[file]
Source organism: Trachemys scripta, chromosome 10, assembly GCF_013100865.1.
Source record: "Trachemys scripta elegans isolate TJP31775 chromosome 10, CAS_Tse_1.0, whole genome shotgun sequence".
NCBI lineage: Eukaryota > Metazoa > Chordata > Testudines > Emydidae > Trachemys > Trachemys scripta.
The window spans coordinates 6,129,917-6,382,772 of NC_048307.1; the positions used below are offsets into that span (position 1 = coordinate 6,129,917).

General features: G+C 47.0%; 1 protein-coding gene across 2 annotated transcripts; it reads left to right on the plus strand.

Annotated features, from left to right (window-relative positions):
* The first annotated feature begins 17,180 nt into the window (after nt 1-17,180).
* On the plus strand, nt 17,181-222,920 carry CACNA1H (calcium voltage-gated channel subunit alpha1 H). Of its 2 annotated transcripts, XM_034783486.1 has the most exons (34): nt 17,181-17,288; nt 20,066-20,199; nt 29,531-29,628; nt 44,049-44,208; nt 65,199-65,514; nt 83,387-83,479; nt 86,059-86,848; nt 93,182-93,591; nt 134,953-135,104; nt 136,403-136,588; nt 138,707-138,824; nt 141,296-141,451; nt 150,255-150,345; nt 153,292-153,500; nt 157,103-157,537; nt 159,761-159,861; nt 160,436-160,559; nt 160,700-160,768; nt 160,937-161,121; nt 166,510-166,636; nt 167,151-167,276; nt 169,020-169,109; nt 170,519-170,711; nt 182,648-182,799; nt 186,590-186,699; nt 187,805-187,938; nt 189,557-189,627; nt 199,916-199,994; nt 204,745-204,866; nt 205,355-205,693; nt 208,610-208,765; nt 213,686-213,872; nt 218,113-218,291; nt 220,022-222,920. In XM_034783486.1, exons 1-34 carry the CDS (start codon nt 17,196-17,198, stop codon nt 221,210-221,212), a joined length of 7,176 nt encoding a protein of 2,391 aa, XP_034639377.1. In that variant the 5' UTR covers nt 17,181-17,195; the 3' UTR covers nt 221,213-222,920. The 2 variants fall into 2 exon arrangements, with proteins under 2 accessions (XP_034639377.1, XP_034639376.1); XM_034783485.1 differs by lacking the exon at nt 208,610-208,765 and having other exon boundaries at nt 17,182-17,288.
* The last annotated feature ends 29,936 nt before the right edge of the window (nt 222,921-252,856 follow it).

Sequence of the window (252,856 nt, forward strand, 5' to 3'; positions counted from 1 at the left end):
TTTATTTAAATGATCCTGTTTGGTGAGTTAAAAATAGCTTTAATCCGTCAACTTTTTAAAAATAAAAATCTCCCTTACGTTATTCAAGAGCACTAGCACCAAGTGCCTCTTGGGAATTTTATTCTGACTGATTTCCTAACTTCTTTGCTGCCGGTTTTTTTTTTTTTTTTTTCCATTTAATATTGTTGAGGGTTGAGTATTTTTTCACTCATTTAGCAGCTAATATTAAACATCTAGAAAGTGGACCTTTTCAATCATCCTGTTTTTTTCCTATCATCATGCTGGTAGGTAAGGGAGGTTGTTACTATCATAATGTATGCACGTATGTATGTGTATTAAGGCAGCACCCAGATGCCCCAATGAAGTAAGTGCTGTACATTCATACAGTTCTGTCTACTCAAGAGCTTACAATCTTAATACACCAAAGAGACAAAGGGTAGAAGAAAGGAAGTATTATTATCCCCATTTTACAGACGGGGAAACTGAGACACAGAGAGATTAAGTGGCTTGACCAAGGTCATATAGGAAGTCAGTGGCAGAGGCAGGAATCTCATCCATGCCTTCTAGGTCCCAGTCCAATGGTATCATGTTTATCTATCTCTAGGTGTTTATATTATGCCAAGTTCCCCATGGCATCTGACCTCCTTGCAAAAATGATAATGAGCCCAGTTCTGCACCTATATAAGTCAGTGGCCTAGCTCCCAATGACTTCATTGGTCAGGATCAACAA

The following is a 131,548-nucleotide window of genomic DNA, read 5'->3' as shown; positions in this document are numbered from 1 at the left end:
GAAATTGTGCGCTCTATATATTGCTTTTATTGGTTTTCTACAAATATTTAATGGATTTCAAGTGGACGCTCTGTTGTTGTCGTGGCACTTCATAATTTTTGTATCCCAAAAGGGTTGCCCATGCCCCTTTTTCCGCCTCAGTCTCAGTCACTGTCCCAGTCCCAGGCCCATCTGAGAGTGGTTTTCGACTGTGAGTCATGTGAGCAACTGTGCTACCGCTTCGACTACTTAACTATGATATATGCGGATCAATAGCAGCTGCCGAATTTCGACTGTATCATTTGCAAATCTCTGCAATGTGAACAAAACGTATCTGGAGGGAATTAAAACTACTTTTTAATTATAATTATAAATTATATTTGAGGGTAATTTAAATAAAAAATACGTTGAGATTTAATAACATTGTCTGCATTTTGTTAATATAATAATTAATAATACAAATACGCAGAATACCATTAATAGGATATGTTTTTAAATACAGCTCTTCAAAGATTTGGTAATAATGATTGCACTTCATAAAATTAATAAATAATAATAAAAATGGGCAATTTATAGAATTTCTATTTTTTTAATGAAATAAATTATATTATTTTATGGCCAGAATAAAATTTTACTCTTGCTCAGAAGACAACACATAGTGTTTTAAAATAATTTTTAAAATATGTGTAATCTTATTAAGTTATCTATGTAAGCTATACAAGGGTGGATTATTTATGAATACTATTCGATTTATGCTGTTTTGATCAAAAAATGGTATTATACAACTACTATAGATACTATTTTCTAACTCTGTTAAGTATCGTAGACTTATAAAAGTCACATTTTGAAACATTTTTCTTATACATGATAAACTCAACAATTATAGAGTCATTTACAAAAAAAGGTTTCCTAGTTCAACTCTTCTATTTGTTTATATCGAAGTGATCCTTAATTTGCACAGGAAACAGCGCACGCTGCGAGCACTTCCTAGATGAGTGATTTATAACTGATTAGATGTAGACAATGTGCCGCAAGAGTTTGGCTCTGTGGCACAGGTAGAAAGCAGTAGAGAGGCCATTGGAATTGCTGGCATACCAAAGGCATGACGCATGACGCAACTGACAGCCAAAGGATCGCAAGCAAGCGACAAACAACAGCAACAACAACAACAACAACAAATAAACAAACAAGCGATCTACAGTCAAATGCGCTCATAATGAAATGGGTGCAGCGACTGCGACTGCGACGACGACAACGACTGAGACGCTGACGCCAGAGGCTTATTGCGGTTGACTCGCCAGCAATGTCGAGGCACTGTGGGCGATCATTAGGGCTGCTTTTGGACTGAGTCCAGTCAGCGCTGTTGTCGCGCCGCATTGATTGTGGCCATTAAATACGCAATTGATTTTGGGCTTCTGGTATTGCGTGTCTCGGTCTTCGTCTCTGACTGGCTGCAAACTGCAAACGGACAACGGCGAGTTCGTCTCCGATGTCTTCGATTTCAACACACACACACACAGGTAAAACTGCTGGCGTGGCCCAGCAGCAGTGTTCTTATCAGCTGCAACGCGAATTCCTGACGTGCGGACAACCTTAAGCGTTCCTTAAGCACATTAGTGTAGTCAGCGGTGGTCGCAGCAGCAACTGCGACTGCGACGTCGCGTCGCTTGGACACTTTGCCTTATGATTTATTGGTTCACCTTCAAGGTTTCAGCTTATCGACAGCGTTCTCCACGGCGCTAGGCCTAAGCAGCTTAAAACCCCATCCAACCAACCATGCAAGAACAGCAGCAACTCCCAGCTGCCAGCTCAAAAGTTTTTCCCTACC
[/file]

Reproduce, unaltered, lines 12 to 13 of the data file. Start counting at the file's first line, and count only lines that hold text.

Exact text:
The following is a 131,548-nucleotide window of genomic DNA, read 5'->3' as shown; positions in this document are numbered from 1 at the left end:
GAAATTGTGCGCTCTATATATTGCTTTTATTGGTTTTCTACAAATATTTAATGGATTTCAAGTGGACGCTCTGTTGTTGTCGTGGCACTTCATAATTTTTGTATCCCAAAAGGGTTGCCCATGCCCCTTTTTCCGCCTCAGTCTCAGTCACTGTCCCAGTCCCAGGCCCATCTGAGAGTGGTTTTCGACTGTGAGTCATGTGAGCAACTGTGCTACCGCTTCGACTACTTAACTATGATATATGCGGATCAATAGCAGCTGCCGAATTTCGACTGTATCATTTGCAAATCTCTGCAATGTGAACAAAACGTATCTGGAGGGAATTAAAACTACTTTTTAATTATAATTATAAATTATATTTGAGGGTAATTTAAATAAAAAATACGTTGAGATTTAATAACATTGTCTGCATTTTGTTAATATAATAATTAATAATACAAATACGCAGAATACCATTAATAGGATATGTTTTTAAATACAGCTCTTCAAAGATTTGGTAATAATGATTGCACTTCATAAAATTAATAAATAATAATAAAAATGGGCAATTTATAGAATTTCTATTTTTTTAATGAAATAAATTATATTATTTTATGGCCAGAATAAAATTTTACTCTTGCTCAGAAGACAACACATAGTGTTTTAAAATAATTTTTAAAATATGTGTAATCTTATTAAGTTATCTATGTAAGCTATACAAGGGTGGATTATTTATGAATACTATTCGATTTATGCTGTTTTGATCAAAAAATGGTATTATACAACTACTATAGATACTATTTTCTAACTCTGTTAAGTATCGTAGACTTATAAAAGTCACATTTTGAAACATTTTTCTTATACATGATAAACTCAACAATTATAGAGTCATTTACAAAAAAAGGTTTCCTAGTTCAACTCTTCTATTTGTTTATATCGAAGTGATCCTTAATTTGCACAGGAAACAGCGCACGCTGCGAGCACTTCCTAGATGAGTGATTTATAACTGATTAGATGTAGACAATGTGCCGCAAGAGTTTGGCTCTGTGGCACAGGTAGAAAGCAGTAGAGAGGCCATTGGAATTGCTGGCATACCAAAGGCATGACGCATGACGCAACTGACAGCCAAAGGATCGCAAGCAAGCGACAAACAACAGCAACAACAACAACAACAACAAATAAACAAACAAGCGATCTACAGTCAAATGCGCTCATAATGAAATGGGTGCAGCGACTGCGACTGCGACGACGACAACGACTGAGACGCTGACGCCAGAGGCTTATTGCGGTTGACTCGCCAGCAATGTCGAGGCACTGTGGGCGATCATTAGGGCTGCTTTTGGACTGAGTCCAGTCAGCGCTGTTGTCGCGCCGCATTGATTGTGGCCATTAAATACGCAATTGATTTTGGGCTTCTGGTATTGCGTGTCTCGGTCTTCGTCTCTGACTGGCTGCAAACTGCAAACGGACAACGGCGAGTTCGTCTCCGATGTCTTCGATTTCAACACACACACACACAGGTAAAACTGCTGGCGTGGCCCAGCAGCAGTGTTCTTATCAGCTGCAACGCGAATTCCTGACGTGCGGACAACCTTAAGCGTTCCTTAAGCACATTAGTGTAGTCAGCGGTGGTCGCAGCAGCAACTGCGACTGCGACGTCGCGTCGCTTGGACACTTTGCCTTATGATTTATTGGTTCACCTTCAAGGTTTCAGCTTATCGACAGCGTTCTCCACGGCGCTAGGCCTAAGCAGCTTAAAACCCCATCCAACCAACCATGCAAGAACAGCAGCAACTCCCAGCTGCCAGCTCAAAAGTTTTTCCCTACC